“As an actor, your CAREER is more defined by the things you say NO to rather than the things you ACCEPT – you can carve your own path”
She may have a self-deprecating sense of humor, but Debicki’s back catalogue is a testament not only to her talent, but also her seemingly endless range. In the last five years alone, she’s played an escort in Steve McQueen’s Widows (2018), an alien priestess in Guardians of the Galaxy: Vol. 2 (2017), an arms dealer’s mistress in The Night Manager (2016) and the femme fatale – albeit with a twist – in Guy Ritchie’s The Man from U.N.C.L.E. (2015). Although roles come at the mercy of directors, Debicki has been able to regain some agency in the process. “As an actor, your career is more defined by the things you say no to rather than the things you accept – you can carve your own path.”
Of course, her breakout role came from playing the gamine Jordan Baker in Baz Luhrmann’s high-octane adaptation of The Great Gatsby, in 2013. The story of how that fateful casting catapulted Debicki’s career is as much a tale of the American Dream as the movie itself. She was fresh out of drama school when she auditioned for the movie. Having already secured Leonardo DiCaprio, Carey Mulligan, Tobey Maguire and Joel Edgerton, Luhrmann wanted an unknown name to complete the line-up. After watching Debicki’s tape, he flew her to LA and the rest, as they say, is history.
“I look back and I still wonder, what were the odds? I put it down to a little bit of magic.” She’s no-less fatalistic about the projects that have passed her by over the years. “I can’t tell you how many times I have thought I was supposed to do something and been distraught if it didn’t work out. But I look back and go, I was just never supposed to, there was just too much ‘push’.”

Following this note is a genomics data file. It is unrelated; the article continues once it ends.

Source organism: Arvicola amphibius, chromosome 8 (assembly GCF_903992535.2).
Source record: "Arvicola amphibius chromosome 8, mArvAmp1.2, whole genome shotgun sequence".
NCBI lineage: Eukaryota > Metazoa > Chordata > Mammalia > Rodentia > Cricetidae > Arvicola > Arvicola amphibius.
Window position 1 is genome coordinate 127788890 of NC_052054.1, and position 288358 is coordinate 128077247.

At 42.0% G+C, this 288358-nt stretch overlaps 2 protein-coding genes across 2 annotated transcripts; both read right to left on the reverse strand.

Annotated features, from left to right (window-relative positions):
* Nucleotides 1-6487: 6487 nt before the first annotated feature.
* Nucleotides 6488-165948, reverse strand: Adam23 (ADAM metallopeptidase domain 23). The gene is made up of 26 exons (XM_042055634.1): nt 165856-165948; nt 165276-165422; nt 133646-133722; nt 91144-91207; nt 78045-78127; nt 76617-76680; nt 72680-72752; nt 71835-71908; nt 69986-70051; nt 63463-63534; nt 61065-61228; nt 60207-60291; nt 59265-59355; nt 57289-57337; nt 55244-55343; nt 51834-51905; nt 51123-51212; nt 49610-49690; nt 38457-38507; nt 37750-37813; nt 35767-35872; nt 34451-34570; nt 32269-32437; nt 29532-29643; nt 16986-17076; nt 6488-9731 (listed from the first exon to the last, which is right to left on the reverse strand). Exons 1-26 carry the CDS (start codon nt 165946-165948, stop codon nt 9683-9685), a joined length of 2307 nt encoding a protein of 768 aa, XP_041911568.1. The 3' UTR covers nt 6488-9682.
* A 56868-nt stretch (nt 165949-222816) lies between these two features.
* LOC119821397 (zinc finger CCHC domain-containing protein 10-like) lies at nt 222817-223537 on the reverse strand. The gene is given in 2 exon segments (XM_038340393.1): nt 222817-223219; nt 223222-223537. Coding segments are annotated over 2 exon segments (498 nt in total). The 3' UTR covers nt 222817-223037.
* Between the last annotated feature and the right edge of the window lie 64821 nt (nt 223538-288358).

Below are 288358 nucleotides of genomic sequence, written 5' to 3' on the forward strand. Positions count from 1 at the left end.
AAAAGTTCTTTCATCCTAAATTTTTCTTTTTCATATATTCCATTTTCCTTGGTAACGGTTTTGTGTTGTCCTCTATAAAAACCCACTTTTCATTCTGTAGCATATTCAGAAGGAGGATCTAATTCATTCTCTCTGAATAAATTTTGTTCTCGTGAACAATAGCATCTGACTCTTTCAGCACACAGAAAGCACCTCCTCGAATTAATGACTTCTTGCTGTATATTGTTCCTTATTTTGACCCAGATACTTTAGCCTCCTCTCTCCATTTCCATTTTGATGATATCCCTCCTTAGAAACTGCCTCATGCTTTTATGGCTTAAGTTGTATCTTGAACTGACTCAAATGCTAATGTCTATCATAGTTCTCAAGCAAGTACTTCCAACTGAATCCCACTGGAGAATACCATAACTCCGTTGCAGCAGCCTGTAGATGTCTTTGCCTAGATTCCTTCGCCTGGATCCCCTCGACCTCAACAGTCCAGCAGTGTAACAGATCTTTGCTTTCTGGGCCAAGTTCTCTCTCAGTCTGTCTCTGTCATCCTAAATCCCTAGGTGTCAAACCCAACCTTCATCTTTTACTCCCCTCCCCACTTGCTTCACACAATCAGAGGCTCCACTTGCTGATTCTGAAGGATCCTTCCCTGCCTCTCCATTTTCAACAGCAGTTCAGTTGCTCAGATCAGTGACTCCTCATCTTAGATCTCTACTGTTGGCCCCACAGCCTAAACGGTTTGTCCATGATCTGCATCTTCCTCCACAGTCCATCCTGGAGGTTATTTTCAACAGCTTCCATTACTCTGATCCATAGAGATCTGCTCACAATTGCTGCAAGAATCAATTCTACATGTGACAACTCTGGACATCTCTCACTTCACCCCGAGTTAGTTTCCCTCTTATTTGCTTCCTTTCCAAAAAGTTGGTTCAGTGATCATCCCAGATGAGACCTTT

The one role Debicki has never assumed, for better or worse, is the ingénue. “Even in drama school, I was playing people’s mothers,” she laughs, “but I think their complexity is a result of that maturity.” It’s a fitting attitude for the 29-year-old, who relishes the prospect of turning 30 next month. “It suits me to be moving out of my 20s,” she says. “I think we need to release ourselves from the school of thought that says one day we’ll reach a point and feel like we’ve ‘made it’. Or even just know what we’re doing.”
“One of the things that has BECOME clear to me is how IMPORTANT it is to constantly re-engage with your BODY”
Her appearance is famously striking. Debicki’s porcelain skin and razer-sharp cheekbones are nothing short of ethereal – even on a computer screen – but it’s her height that has garnered the most attention from the media. “I don’t even know if I’m actually 6ft3, but that’s what the press says, so I’m just going with it.” Debicki might laugh while relaying how her best friend’s teenage son regularly sends her tweets relating to her height, but the actor has decided social media just isn’t for her.
“What I do for a living allows me to be super exposed through the medium of acting and, within that exchange, is the understanding that I have put myself up for criticism,” she explains. “But you can also decide how much you engage with other people’s interpretation of your work. I’m just too sensitive.” For the same reason, she refuses to read reviews.